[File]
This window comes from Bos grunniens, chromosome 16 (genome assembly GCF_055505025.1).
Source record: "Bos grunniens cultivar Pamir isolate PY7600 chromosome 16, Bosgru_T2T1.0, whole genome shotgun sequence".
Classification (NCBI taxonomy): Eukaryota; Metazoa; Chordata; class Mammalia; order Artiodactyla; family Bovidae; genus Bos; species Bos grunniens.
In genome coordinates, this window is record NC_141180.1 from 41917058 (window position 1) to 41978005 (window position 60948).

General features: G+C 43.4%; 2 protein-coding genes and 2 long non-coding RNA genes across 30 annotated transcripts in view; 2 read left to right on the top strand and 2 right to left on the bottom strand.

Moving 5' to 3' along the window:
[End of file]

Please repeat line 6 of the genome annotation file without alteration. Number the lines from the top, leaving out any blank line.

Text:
Moving 5' to 3' along the window: